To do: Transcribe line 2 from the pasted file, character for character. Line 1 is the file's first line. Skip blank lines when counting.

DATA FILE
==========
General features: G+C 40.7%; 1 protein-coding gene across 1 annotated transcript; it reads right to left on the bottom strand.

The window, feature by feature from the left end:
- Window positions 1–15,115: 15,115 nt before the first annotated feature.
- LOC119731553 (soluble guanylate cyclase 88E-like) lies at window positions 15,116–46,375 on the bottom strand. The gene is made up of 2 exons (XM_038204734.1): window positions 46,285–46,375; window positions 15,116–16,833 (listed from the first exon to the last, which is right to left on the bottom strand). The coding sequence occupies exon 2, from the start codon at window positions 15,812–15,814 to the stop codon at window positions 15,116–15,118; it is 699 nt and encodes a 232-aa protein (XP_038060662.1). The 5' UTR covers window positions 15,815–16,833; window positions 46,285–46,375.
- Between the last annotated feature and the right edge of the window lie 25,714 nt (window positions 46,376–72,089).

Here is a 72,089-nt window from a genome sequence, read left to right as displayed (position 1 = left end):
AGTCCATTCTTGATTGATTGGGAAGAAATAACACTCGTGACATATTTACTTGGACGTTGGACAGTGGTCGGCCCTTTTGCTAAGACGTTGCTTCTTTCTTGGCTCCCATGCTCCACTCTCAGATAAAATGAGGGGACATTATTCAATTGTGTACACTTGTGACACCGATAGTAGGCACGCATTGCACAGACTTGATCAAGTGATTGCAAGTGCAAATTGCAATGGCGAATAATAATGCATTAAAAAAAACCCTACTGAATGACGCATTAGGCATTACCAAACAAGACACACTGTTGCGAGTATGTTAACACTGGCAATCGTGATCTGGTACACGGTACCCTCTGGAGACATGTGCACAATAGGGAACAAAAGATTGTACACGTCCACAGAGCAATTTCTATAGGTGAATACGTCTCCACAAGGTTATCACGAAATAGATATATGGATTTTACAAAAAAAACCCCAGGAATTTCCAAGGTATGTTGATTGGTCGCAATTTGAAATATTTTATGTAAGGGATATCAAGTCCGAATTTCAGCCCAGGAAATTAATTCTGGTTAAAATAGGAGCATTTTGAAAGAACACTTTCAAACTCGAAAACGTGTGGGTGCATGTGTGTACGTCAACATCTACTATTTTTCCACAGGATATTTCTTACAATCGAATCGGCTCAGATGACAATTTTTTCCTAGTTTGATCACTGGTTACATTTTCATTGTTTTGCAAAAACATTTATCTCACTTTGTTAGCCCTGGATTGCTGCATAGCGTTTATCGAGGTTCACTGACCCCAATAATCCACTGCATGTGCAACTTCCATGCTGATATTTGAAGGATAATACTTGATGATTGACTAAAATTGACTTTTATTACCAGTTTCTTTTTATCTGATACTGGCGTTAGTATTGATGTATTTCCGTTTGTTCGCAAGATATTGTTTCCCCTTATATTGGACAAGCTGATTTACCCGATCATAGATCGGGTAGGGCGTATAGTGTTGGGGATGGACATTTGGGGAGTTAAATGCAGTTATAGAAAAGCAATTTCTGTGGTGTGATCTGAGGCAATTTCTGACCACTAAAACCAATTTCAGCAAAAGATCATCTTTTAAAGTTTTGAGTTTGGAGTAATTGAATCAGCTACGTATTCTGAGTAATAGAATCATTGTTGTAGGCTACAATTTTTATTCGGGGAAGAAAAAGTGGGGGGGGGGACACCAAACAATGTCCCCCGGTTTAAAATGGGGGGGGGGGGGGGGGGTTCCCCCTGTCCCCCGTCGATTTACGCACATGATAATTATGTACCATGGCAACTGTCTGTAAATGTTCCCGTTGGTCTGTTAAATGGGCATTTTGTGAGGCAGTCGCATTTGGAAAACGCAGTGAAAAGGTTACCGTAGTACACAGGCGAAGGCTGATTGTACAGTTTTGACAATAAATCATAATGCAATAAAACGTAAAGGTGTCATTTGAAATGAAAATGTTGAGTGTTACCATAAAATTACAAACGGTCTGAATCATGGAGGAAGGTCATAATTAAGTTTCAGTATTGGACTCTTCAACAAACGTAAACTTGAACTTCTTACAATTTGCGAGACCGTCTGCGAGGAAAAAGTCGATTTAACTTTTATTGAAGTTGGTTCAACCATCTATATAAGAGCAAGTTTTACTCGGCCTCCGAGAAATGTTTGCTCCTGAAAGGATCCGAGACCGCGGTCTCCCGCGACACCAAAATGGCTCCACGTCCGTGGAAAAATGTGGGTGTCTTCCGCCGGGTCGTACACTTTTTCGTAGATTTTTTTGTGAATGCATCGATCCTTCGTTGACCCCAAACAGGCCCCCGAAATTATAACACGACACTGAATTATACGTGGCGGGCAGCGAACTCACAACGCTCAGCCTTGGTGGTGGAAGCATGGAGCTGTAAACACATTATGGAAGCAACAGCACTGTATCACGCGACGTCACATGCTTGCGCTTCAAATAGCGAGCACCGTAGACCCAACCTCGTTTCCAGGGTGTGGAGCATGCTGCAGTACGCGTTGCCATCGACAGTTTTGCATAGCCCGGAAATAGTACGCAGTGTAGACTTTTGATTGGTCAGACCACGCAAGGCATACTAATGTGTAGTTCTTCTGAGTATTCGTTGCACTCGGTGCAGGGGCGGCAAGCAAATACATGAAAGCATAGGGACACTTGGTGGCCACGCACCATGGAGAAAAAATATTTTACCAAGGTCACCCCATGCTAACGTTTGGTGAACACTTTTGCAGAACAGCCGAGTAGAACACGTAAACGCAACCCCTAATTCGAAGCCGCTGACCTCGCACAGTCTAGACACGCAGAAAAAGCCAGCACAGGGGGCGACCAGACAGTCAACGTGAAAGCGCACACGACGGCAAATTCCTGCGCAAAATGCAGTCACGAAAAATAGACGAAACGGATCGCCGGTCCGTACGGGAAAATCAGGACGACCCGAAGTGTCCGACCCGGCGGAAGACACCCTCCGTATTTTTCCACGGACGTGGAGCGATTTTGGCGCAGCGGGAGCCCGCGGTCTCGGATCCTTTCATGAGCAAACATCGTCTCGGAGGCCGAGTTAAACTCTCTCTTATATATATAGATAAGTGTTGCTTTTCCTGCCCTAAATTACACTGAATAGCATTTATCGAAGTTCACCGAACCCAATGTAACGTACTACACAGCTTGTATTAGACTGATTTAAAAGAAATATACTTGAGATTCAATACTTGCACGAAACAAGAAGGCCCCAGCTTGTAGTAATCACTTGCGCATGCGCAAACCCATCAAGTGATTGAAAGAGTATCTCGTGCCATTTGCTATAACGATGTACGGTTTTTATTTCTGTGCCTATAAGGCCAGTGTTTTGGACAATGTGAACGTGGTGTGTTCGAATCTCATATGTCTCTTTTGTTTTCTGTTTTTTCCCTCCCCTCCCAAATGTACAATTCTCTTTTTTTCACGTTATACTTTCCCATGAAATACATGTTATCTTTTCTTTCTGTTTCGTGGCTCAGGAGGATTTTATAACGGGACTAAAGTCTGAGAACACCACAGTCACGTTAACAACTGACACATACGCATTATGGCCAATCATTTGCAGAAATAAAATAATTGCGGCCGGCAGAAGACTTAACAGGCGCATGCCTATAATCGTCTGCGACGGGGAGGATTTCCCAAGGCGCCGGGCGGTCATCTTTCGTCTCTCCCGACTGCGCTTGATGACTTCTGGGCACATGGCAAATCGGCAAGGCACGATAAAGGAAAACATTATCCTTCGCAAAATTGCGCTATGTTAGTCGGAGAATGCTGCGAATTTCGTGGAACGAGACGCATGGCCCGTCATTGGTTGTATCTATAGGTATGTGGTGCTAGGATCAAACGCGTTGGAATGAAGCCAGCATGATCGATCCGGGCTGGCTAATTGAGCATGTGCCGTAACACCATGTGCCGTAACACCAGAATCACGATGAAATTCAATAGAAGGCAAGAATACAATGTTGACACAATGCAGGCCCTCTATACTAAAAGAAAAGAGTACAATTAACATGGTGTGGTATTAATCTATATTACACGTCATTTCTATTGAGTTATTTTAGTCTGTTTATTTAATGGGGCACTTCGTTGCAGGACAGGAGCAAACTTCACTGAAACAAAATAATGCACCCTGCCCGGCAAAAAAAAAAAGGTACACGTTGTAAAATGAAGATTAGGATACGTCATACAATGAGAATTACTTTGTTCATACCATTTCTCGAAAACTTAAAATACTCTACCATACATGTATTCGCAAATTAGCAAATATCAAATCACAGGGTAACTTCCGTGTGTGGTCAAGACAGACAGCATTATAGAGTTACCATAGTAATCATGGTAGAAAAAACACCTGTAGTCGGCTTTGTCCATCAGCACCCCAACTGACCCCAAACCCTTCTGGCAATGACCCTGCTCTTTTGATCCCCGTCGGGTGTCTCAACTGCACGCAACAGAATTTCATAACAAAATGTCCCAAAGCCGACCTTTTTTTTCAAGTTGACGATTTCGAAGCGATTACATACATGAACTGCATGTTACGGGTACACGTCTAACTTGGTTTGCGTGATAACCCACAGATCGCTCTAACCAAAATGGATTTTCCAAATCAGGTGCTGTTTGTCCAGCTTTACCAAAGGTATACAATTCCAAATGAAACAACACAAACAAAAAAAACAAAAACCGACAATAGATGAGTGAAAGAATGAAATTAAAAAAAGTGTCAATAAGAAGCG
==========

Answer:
The window, feature by feature from the left end: